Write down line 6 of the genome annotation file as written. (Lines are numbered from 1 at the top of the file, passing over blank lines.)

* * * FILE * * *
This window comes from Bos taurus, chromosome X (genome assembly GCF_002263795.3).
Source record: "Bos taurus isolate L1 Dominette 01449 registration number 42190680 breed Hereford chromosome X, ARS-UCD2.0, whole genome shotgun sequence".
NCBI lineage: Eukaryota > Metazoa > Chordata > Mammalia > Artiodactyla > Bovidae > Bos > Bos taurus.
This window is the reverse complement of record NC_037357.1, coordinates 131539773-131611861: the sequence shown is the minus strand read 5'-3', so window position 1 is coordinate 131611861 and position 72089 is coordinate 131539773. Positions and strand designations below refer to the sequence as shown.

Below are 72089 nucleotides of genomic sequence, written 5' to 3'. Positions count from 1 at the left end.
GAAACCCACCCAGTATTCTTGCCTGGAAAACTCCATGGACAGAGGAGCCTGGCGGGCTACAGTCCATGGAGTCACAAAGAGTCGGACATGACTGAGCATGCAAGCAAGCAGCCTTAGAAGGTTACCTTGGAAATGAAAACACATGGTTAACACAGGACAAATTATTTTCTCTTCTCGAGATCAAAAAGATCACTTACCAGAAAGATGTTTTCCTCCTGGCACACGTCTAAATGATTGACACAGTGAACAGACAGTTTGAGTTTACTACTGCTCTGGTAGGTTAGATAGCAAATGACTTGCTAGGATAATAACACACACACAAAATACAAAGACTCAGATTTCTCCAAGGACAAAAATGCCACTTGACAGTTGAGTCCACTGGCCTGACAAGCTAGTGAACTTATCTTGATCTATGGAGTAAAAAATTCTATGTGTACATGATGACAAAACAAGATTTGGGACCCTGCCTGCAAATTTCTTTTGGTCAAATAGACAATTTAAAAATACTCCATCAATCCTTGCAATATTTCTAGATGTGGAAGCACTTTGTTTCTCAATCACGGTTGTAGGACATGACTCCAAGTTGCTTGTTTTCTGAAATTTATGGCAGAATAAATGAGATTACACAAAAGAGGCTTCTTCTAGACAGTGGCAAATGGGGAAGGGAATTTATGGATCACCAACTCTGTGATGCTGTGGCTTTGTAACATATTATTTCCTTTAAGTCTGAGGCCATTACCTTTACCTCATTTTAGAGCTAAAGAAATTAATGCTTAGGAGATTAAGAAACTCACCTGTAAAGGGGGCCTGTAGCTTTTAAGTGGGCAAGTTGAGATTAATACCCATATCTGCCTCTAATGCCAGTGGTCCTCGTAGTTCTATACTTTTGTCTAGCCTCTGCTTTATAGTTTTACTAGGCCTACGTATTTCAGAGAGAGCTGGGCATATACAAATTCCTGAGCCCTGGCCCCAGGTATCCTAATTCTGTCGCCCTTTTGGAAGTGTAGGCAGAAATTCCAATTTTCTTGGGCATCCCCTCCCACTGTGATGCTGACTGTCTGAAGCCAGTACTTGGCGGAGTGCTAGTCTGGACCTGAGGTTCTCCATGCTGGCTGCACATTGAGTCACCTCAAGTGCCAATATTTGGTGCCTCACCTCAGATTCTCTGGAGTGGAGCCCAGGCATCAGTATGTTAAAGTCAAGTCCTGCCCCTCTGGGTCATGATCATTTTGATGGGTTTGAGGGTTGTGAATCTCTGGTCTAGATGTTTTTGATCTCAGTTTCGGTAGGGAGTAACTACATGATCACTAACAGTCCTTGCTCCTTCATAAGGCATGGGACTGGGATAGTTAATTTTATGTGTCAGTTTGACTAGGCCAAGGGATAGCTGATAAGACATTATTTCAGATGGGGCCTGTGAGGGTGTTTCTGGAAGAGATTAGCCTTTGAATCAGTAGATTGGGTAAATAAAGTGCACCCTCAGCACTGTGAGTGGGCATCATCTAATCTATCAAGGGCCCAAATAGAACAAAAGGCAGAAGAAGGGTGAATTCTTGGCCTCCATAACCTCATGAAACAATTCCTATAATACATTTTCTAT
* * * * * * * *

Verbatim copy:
GAAACCCACCCAGTATTCTTGCCTGGAAAACTCCATGGACAGAGGAGCCTGGCGGGCTACAGTCCATGGAGTCACAAAGAGTCGGACATGACTGAGCATGCAAGCAAGCAGCCTTAGAAGGTTACCTTGGAAATGAAAACACATGGTTAACACAGGACAAATTATTTTCTCTTCTCGAGATCAAAAAGATCACTTACCAGAAAGATGTTTTCCTCCTGGCACACGTCTAAATGATTGACACAGTGAACAGACAGTTTGAGTTTACTACTGCTCTGGTAGGTTAGATAGCAAATGACTTGCTAGGATAATAACACACACACAAAATACAAAGACTCAGATTTCTCCAAGGACAAAAATGCCACTTGACAGTTGAGTCCACTGGCCTGACAAGCTAGTGAACTTATCTTGATCTATGGAGTAAAAAATTCTATGTGTACATGATGACAAAACAAGATTTGGGACCCTGCCTGCAAATTTCTTTTGGTCAAATAGACAATTTAAAAATACTCCATCAATCCTTGCAATATTTCTAGATGTGGAAGCACTTTGTTTCTCAATCACGGTTGTAGGACATGACTCCAAGTTGCTTGTTTTCTGAAATTTATGGCAGAATAAATGAGATTACACAAAAGAGGCTTCTTCTAGACAGTGGCAAATGGGGAAGGGAATTTATGGATCACCAACTCTGTGATGCTGTGGCTTTGTAACATATTATTTCCTTTAAGTCTGAGGCCATTACCTTTACCTCATTTTAGAGCTAAAGAAATTAATGCTTAGGAGATTAAGAAACTCACCTGTAAAGGGGGCCTGTAGCTTTTAAGTGGGCAAGTTGAGATTAATACCCATATCTGCCTCTAATGCCAGTGGTCCTCGTAGTTCTATACTTTTGTCTAGCCTCTGCTTTATAGTTTTACTAGGCCTACGTATTTCAGAGAGAGCTGGGCATATACAAATTCCTGAGCCCTGGCCCCAGGTATCCTAATTCTGTCGCCCTTTTGGAAGTGTAGGCAGAAATTCCAATTTTCTTGGGCATCCCCTCCCACTGTGATGCTGACTGTCTGAAGCCAGTACTTGGCGGAGTGCTAGTCTGGACCTGAGGTTCTCCATGCTGGCTGCACATTGAGTCACCTCAAGTGCCAATATTTGGTGCCTCACCTCAGATTCTCTGGAGTGGAGCCCAGGCATCAGTATGTTAAAGTCAAGTCCTGCCCCTCTGGGTCATGATCATTTTGATGGGTTTGAGGGTTGTGAATCTCTGGTCTAGATGTTTTTGATCTCAGTTTCGGTAGGGAGTAACTACATGATCACTAACAGTCCTTGCTCCTTCATAAGGCATGGGACTGGGATAGTTAATTTTATGTGTCAGTTTGACTAGGCCAAGGGATAGCTGATAAGACATTATTTCAGATGGGGCCTGTGAGGGTGTTTCTGGAAGAGATTAGCCTTTGAATCAGTAGATTGGGTAAATAAAGTGCACCCTCAGCACTGTGAGTGGGCATCATCTAATCTATCAAGGGCCCAAATAGAACAAAAGGCAGAAGAAGGGTGAATTCTTGGCCTCCATAACCTCATGAAACAATTCCTATAATACATTTTCTAT